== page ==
This practical problem challenges you to create shapes and patterns with two different types of triangle. You could even try overlapping them.
Follow these instructions to make a five-pointed snowflake from a square of paper.
It's hard to make a snowflake with six perfect lines of symmetry, but it's fun to try!
Cut a square of paper into three pieces as shown. Now,can you use the 3 pieces to make a large triangle, a parallelogram and the square again?
Have a go at making a few of these shapes from paper in different sizes. What patterns can you create?
Can you recreate this Indian screen pattern? Can you make up similar patterns of your own?
This practical activity challenges you to create symmetrical designs by cutting a square into strips.
Can you work out what shape is made by folding in this way? Why not create some patterns using this shape but in different sizes?
Make a flower design using the same shape made out of different sizes of paper.
What do these two triangles have in common? How are they related?
Move four sticks so there are exactly four triangles.
Looking at the picture of this Jomista Mat, can you decribe what you see? Why not try and make one yourself?
Kaia is sure that her father has worn a particular tie twice a week in at least five of the last ten weeks, but her father disagrees. Who do you think is right?
Follow the diagrams to make this patchwork piece, based on an octagon in a square.
Can you see which tile is the odd one out in this design? Using the basic tile, can you make a repeating pattern to decorate our wall?
Can you make the most extraordinary, the most amazing, the most unusual patterns/designs from these triangles which are made in a special way?
Ideas for practical ways of representing data such as Venn and Carroll diagrams.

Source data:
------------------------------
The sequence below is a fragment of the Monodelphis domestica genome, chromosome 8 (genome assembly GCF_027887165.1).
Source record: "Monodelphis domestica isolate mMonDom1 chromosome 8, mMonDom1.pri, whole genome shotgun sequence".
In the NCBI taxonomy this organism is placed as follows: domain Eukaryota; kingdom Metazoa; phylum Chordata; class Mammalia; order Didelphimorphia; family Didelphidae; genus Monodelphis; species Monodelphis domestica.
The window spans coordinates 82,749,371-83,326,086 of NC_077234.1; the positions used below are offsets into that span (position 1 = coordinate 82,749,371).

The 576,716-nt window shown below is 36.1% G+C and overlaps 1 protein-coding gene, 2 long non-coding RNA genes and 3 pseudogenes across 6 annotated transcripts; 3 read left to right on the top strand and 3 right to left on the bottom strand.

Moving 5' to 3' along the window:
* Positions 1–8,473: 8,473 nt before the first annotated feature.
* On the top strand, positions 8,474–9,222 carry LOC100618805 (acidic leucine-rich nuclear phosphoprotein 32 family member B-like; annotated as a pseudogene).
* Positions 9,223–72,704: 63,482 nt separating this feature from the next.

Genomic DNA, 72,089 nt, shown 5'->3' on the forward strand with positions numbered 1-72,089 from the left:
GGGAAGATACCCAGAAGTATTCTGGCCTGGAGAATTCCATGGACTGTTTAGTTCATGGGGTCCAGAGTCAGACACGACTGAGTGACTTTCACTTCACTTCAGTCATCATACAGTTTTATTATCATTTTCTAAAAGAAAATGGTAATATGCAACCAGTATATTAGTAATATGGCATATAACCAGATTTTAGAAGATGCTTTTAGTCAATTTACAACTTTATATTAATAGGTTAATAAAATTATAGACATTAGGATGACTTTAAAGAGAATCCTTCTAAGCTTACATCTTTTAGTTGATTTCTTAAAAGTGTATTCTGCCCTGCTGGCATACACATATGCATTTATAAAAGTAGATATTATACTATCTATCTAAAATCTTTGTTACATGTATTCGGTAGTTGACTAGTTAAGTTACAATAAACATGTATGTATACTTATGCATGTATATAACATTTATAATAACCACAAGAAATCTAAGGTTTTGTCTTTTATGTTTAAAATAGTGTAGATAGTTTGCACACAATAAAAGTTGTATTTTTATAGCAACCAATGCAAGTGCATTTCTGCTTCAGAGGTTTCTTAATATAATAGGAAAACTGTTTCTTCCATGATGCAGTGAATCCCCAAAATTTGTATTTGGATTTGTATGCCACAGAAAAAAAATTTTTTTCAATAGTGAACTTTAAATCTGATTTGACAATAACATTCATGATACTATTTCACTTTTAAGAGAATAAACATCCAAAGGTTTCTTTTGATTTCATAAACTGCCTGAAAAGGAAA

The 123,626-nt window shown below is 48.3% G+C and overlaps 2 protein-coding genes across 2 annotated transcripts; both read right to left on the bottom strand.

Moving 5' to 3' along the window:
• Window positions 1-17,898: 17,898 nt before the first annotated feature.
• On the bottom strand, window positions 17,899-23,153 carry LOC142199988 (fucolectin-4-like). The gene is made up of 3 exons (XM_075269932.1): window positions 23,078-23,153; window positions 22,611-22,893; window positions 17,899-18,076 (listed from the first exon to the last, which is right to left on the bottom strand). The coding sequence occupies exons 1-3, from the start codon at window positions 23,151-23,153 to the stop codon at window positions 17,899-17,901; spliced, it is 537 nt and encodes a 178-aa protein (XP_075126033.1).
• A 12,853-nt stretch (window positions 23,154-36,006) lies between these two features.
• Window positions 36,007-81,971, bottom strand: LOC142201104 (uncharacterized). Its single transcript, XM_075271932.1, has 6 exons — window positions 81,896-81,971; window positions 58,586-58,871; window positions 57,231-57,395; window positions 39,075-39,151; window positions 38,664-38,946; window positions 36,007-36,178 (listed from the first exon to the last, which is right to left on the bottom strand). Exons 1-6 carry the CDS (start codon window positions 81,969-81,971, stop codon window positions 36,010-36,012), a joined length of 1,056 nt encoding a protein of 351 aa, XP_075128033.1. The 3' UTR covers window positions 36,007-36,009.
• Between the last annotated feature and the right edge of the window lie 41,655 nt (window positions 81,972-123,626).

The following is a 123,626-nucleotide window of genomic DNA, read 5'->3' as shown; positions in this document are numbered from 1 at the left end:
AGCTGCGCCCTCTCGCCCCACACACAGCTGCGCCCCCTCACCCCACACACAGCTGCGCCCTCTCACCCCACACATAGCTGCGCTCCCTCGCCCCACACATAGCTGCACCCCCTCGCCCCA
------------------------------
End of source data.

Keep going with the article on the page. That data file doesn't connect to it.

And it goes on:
Here's a simple way to make a Tangram without any measuring or ruling lines.
Use the lines on this figure to show how the square can be divided into 2 halves, 3 thirds, 6 sixths and 9 ninths.
NRICH December 2006 advent calendar - a new tangram for each day in the run-up to Christmas.
Use the three triangles to fill these outline shapes. Perhaps you can create some of your own shapes for a friend to fill?
Can you make the birds from the egg tangram?
Can you fit the tangram pieces into the outline of this junk?
Can you fit the tangram pieces into the outlines of the lobster, yacht and cyclist?
Can you fit the tangram pieces into the outline of the child walking home from school?
Can you fit the tangram pieces into the outlines of these clocks?
Can you fit the tangram pieces into the outlines of the chairs?
Can you fit the tangram pieces into the outline of this shape. How would you describe it?
Can you fit the tangram pieces into the outlines of the candle and sundial?
Can you fit the tangram pieces into the outlines of Mai Ling and Chi Wing?
Can you fit the tangram pieces into the outlines of these people?
Can you fit the tangram pieces into the outline of this brazier for roasting chestnuts?
What happens to the area of a square if you double the length of the sides? Try the same thing with rectangles, diamonds and other shapes. How do the four smaller ones fit into the larger one?
Make a cube out of straws and have a go at this practical challenge.
Have a go at drawing these stars which use six points drawn around a circle. Perhaps you can create your own designs?
Can you fit the tangram pieces into the outline of this telephone?
Can you fit the tangram pieces into the outline of Little Fung at the table?
Can you fit the tangram pieces into the outline of Little Ming playing the board game?
Watch this "Notes on a Triangle" film. Can you recreate parts of the film using cut-out triangles?
Have you ever noticed the patterns in car wheel trims? These questions will make you look at car wheels in a different way!
Watch the video to see how to fold a square of paper to create a flower. What fraction of the piece of paper is the small triangle?
Can you create more models that follow these rules?
A group of children are discussing the height of a tall tree. How would you go about finding out its height?
What is the largest number of circles we can fit into the frame without them overlapping? How do you know? What will happen if you try the other shapes?
This is a simple paper-folding activity that gives an intriguing result which you can then investigate further.
How can you make a curve from straight strips of paper?
Make new patterns from simple turning instructions. You can have a go using pencil and paper or with a floor robot.
How do you know if your set of dominoes is complete?
Arrange your fences to make the largest rectangular space you can. Try with four fences, then five, then six etc.
You will need a long strip of paper for this task. Cut it into different lengths. How could you find out how long each piece is?